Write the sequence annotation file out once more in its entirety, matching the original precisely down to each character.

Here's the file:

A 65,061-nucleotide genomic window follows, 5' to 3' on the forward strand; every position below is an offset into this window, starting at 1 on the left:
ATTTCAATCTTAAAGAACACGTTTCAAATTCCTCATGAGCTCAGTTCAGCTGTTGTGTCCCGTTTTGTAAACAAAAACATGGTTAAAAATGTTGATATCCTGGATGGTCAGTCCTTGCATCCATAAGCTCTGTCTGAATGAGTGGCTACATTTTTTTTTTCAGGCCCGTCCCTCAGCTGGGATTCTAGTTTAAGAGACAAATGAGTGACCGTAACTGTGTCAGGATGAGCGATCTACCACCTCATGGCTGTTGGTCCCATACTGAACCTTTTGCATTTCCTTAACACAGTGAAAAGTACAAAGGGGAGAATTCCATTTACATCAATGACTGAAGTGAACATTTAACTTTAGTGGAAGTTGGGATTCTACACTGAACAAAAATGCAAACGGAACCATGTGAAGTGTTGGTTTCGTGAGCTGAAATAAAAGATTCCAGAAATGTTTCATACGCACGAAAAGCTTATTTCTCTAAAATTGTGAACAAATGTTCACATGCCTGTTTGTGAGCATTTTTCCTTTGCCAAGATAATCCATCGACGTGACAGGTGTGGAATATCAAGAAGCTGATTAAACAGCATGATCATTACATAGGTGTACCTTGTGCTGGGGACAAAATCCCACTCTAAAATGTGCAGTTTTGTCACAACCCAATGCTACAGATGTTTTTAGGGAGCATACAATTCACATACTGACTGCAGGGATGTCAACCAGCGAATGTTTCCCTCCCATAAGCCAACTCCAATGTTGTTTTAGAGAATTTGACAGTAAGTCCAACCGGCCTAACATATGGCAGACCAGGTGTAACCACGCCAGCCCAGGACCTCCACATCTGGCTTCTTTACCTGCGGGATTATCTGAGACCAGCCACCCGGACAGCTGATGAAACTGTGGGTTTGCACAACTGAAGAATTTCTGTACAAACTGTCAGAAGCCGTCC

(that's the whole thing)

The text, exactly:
A 65,061-nucleotide genomic window follows, 5' to 3' on the forward strand; every position below is an offset into this window, starting at 1 on the left:
ATTTCAATCTTAAAGAACACGTTTCAAATTCCTCATGAGCTCAGTTCAGCTGTTGTGTCCCGTTTTGTAAACAAAAACATGGTTAAAAATGTTGATATCCTGGATGGTCAGTCCTTGCATCCATAAGCTCTGTCTGAATGAGTGGCTACATTTTTTTTTTCAGGCCCGTCCCTCAGCTGGGATTCTAGTTTAAGAGACAAATGAGTGACCGTAACTGTGTCAGGATGAGCGATCTACCACCTCATGGCTGTTGGTCCCATACTGAACCTTTTGCATTTCCTTAACACAGTGAAAAGTACAAAGGGGAGAATTCCATTTACATCAATGACTGAAGTGAACATTTAACTTTAGTGGAAGTTGGGATTCTACACTGAACAAAAATGCAAACGGAACCATGTGAAGTGTTGGTTTCGTGAGCTGAAATAAAAGATTCCAGAAATGTTTCATACGCACGAAAAGCTTATTTCTCTAAAATTGTGAACAAATGTTCACATGCCTGTTTGTGAGCATTTTTCCTTTGCCAAGATAATCCATCGACGTGACAGGTGTGGAATATCAAGAAGCTGATTAAACAGCATGATCATTACATAGGTGTACCTTGTGCTGGGGACAAAATCCCACTCTAAAATGTGCAGTTTTGTCACAACCCAATGCTACAGATGTTTTTAGGGAGCATACAATTCACATACTGACTGCAGGGATGTCAACCAGCGAATGTTTCCCTCCCATAAGCCAACTCCAATGTTGTTTTAGAGAATTTGACAGTAAGTCCAACCGGCCTAACATATGGCAGACCAGGTGTAACCACGCCAGCCCAGGACCTCCACATCTGGCTTCTTTACCTGCGGGATTATCTGAGACCAGCCACCCGGACAGCTGATGAAACTGTGGGTTTGCACAACTGAAGAATTTCTGTACAAACTGTCAGAAGCCGTCC